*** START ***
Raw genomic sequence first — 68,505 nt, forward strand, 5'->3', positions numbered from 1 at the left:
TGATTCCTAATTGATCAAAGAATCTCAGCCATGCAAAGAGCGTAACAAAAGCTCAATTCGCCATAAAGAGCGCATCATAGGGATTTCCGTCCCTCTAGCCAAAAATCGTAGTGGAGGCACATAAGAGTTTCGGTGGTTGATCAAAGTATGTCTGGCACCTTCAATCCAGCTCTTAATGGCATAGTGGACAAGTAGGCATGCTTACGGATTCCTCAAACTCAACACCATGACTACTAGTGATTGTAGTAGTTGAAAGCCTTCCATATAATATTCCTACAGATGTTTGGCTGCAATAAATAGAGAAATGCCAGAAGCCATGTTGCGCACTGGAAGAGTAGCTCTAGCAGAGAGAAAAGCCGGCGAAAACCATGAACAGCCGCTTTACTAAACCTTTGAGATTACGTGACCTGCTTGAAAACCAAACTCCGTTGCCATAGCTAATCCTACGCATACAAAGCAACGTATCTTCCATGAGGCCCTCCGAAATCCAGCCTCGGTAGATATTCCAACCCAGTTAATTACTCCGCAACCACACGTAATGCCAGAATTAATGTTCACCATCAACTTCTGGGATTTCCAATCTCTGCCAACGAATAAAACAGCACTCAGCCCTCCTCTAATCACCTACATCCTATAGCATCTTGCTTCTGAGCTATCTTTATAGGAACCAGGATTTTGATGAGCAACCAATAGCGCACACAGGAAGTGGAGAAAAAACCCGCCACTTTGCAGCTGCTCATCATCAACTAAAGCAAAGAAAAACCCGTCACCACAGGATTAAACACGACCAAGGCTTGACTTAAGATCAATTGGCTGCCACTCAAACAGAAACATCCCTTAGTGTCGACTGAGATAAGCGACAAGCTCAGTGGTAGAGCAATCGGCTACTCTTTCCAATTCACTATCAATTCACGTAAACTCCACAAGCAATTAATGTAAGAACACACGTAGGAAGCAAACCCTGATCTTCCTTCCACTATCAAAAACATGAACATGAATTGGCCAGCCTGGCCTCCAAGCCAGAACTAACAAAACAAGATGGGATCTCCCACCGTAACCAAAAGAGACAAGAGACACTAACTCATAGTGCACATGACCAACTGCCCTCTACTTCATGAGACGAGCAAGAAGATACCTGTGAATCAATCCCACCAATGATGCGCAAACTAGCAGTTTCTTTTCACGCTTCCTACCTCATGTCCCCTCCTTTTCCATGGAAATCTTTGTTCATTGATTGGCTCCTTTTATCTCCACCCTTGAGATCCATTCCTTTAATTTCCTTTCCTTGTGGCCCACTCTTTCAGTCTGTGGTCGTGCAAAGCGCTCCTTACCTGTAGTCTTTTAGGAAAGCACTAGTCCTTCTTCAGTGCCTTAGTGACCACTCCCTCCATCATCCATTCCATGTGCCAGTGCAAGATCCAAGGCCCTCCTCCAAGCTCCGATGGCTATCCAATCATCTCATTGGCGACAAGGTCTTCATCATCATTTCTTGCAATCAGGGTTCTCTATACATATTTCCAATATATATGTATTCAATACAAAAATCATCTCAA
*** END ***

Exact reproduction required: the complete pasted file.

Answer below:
Raw genomic sequence first — 68,505 nt, forward strand, 5'->3', positions numbered from 1 at the left:
TGATTCCTAATTGATCAAAGAATCTCAGCCATGCAAAGAGCGTAACAAAAGCTCAATTCGCCATAAAGAGCGCATCATAGGGATTTCCGTCCCTCTAGCCAAAAATCGTAGTGGAGGCACATAAGAGTTTCGGTGGTTGATCAAAGTATGTCTGGCACCTTCAATCCAGCTCTTAATGGCATAGTGGACAAGTAGGCATGCTTACGGATTCCTCAAACTCAACACCATGACTACTAGTGATTGTAGTAGTTGAAAGCCTTCCATATAATATTCCTACAGATGTTTGGCTGCAATAAATAGAGAAATGCCAGAAGCCATGTTGCGCACTGGAAGAGTAGCTCTAGCAGAGAGAAAAGCCGGCGAAAACCATGAACAGCCGCTTTACTAAACCTTTGAGATTACGTGACCTGCTTGAAAACCAAACTCCGTTGCCATAGCTAATCCTACGCATACAAAGCAACGTATCTTCCATGAGGCCCTCCGAAATCCAGCCTCGGTAGATATTCCAACCCAGTTAATTACTCCGCAACCACACGTAATGCCAGAATTAATGTTCACCATCAACTTCTGGGATTTCCAATCTCTGCCAACGAATAAAACAGCACTCAGCCCTCCTCTAATCACCTACATCCTATAGCATCTTGCTTCTGAGCTATCTTTATAGGAACCAGGATTTTGATGAGCAACCAATAGCGCACACAGGAAGTGGAGAAAAAACCCGCCACTTTGCAGCTGCTCATCATCAACTAAAGCAAAGAAAAACCCGTCACCACAGGATTAAACACGACCAAGGCTTGACTTAAGATCAATTGGCTGCCACTCAAACAGAAACATCCCTTAGTGTCGACTGAGATAAGCGACAAGCTCAGTGGTAGAGCAATCGGCTACTCTTTCCAATTCACTATCAATTCACGTAAACTCCACAAGCAATTAATGTAAGAACACACGTAGGAAGCAAACCCTGATCTTCCTTCCACTATCAAAAACATGAACATGAATTGGCCAGCCTGGCCTCCAAGCCAGAACTAACAAAACAAGATGGGATCTCCCACCGTAACCAAAAGAGACAAGAGACACTAACTCATAGTGCACATGACCAACTGCCCTCTACTTCATGAGACGAGCAAGAAGATACCTGTGAATCAATCCCACCAATGATGCGCAAACTAGCAGTTTCTTTTCACGCTTCCTACCTCATGTCCCCTCCTTTTCCATGGAAATCTTTGTTCATTGATTGGCTCCTTTTATCTCCACCCTTGAGATCCATTCCTTTAATTTCCTTTCCTTGTGGCCCACTCTTTCAGTCTGTGGTCGTGCAAAGCGCTCCTTACCTGTAGTCTTTTAGGAAAGCACTAGTCCTTCTTCAGTGCCTTAGTGACCACTCCCTCCATCATCCATTCCATGTGCCAGTGCAAGATCCAAGGCCCTCCTCCAAGCTCCGATGGCTATCCAATCATCTCATTGGCGACAAGGTCTTCATCATCATTTCTTGCAATCAGGGTTCTCTATACATATTTCCAATATATATGTATTCAATACAAAAATCATCTCAA